Treating mice that have a Parkinson’s disease-causing mutation with a small molecule compound restores the removal of damaged mitochondria from their brain cells, shows a study published today in eLife.
The findings may help explain what goes wrong in dopamine-producing brain cells in people with mutations that cause Parkinson’s disease.
Parkinson’s disease is caused by the progressive loss of brain cells that produce dopamine. This causes the hallmark symptoms of the disease, including tremors, rigid movements, sleep problems and dementia.
“Scientists believe the death of these cells in people with Parkinson’s disease is caused, in part, by the failure of a quality control mechanism that removes damaged energy-producing structures in the cells called mitochondria,” explains first author Francois Singh, Postdoctoral Research Assistant at the Medical Research Council Protein Phosphorylation and Ubiquitylation Unit (MRC PPU), University of Dundee, Scotland, UK. “This failure to recycle damaged mitochondria is detrimental to the health of brain cells.”
To learn more, Singh and colleagues teamed up with scientists from the Division of Signal Transduction Therapy, a consortium of academia and pharmaceutical companies. Together they used cutting-edge techniques to observe mitochondria recycling in the brains of mice that have the most common Parkinson’s disease-causing mutation in a gene called LRRK2.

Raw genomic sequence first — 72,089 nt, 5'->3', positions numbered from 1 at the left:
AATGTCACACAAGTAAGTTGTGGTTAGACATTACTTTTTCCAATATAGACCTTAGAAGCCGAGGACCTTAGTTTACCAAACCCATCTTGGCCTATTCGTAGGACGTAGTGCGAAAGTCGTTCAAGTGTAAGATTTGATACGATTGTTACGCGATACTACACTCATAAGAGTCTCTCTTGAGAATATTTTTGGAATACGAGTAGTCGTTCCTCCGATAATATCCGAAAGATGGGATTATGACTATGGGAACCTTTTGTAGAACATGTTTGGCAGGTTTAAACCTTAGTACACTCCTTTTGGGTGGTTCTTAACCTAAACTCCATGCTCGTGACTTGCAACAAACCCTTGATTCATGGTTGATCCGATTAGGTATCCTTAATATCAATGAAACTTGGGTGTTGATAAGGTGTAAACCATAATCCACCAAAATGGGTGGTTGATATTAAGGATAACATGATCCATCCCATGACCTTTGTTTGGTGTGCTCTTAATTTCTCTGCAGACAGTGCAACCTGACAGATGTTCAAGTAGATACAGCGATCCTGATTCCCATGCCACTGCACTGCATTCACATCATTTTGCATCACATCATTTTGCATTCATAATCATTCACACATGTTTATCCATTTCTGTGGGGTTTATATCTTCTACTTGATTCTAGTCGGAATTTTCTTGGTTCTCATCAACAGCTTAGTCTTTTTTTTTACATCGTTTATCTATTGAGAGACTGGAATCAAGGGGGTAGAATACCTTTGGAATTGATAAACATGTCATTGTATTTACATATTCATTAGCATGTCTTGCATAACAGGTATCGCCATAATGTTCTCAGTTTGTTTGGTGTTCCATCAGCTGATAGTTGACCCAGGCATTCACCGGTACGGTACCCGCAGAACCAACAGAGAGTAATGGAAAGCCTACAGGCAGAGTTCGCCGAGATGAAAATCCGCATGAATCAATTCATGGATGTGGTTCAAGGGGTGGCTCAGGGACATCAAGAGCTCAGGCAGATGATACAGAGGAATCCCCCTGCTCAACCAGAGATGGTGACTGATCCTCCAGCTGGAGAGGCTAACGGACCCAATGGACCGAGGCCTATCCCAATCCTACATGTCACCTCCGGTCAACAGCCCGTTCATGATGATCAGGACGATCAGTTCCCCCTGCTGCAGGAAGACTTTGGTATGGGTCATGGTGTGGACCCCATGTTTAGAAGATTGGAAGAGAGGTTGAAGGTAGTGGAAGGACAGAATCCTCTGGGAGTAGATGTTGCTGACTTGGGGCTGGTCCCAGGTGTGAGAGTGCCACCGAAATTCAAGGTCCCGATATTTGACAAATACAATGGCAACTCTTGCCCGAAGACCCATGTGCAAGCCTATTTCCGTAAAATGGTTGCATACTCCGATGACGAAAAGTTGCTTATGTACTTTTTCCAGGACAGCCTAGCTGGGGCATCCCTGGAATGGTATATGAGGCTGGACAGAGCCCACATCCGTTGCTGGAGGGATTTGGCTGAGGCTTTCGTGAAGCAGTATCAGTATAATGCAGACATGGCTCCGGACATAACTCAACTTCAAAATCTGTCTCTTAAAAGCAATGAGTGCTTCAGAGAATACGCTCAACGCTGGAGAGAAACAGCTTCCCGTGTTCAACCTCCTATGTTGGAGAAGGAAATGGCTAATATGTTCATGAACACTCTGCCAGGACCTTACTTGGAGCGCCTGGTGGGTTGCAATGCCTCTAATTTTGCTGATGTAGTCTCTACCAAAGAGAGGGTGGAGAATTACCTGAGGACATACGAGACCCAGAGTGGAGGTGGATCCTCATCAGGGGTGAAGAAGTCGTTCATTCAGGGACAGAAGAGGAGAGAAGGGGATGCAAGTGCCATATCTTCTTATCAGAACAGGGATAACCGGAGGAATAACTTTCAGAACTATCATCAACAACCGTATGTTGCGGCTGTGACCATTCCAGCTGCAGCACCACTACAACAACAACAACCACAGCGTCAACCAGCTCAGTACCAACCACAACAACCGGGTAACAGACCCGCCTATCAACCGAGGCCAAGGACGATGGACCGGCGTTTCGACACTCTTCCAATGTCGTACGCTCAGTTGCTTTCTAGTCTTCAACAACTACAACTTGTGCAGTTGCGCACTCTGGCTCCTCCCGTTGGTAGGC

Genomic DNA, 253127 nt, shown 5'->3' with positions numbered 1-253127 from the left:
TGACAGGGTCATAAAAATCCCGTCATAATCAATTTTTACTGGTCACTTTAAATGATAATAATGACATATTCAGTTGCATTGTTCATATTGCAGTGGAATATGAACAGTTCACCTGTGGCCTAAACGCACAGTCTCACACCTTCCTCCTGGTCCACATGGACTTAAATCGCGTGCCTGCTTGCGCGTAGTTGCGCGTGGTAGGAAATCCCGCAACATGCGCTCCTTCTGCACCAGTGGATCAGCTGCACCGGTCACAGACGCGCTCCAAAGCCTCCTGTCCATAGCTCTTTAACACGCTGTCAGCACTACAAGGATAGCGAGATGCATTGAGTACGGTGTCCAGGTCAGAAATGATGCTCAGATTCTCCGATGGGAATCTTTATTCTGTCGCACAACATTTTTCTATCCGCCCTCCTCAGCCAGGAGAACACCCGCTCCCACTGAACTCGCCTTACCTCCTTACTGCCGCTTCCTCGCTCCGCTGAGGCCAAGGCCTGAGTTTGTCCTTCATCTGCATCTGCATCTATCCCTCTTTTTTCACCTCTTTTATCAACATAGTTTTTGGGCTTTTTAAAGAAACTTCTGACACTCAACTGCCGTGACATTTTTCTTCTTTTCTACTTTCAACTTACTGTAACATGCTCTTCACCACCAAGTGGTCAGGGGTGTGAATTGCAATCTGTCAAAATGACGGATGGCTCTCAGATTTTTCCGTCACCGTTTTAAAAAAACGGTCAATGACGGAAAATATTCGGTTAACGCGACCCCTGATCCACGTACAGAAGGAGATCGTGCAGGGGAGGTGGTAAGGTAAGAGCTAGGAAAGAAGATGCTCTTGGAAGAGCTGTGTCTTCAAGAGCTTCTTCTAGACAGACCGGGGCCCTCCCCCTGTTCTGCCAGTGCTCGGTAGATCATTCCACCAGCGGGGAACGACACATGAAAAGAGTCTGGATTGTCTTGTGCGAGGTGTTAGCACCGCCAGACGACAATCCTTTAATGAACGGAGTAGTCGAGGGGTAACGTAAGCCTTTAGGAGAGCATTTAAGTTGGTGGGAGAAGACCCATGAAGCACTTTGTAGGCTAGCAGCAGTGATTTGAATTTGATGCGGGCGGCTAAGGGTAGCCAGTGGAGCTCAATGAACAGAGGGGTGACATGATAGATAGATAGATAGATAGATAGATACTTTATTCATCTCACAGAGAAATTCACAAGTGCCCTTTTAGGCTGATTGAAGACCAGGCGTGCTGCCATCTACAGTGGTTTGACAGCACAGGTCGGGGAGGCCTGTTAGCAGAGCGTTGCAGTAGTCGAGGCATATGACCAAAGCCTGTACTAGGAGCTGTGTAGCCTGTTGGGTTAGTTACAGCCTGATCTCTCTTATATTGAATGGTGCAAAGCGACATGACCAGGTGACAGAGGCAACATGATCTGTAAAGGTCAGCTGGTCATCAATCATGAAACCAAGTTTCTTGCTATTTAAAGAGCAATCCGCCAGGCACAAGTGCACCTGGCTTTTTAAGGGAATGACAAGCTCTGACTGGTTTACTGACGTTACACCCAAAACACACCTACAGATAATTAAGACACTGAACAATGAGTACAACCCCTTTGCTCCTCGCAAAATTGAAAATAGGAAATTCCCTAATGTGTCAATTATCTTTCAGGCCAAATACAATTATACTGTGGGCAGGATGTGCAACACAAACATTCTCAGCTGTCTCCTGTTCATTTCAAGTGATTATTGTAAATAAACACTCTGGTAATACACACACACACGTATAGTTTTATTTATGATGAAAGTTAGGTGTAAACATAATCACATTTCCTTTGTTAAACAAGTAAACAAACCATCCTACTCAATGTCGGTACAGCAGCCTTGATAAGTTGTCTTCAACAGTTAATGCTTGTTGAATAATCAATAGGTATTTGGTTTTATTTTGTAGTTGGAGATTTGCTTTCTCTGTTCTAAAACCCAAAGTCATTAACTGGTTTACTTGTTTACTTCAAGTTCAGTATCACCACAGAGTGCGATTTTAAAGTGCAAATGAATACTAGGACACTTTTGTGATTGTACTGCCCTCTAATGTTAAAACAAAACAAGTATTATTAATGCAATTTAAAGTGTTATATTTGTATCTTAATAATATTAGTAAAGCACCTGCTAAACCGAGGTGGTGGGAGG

Their experiments showed that damaged mitochondria are not efficiently removed in the animals’ dopamine-producing brain cells, and that damaged components in other types of brain cells are recycled. This may explain why dopamine-producing brain cells are selectively lost in Parkinson’s disease and why the symptoms are all linked to a lack of dopamine.
The mutation in the LRRK2 gene results in the production of a hyperactive version of the protein. Given this, the team treated the mice with a small molecule that inhibits the hyperactive protein and found that it restored mitochondria recycling in the animals’ dopamine-producing brain cells.
The authors say these results are an exciting step forward in the quest to understand mechanisms responsible for this currently incurable disease. These results should help drive and focus research in this area.
“Not only have we discovered new biology, but we have also shown that an LRRK2 inhibitor can rescue a mitochondrial defect related to Parkinson’s disease,” concludes senior author Ian Ganley, MRC Investigator and Scientific Programme Leader at MRC PPU, University of Dundee. “These findings highlight the significant benefit of academic-industrial collaborations that will hopefully accelerate the development of new treatments for Parkinson’s disease.”
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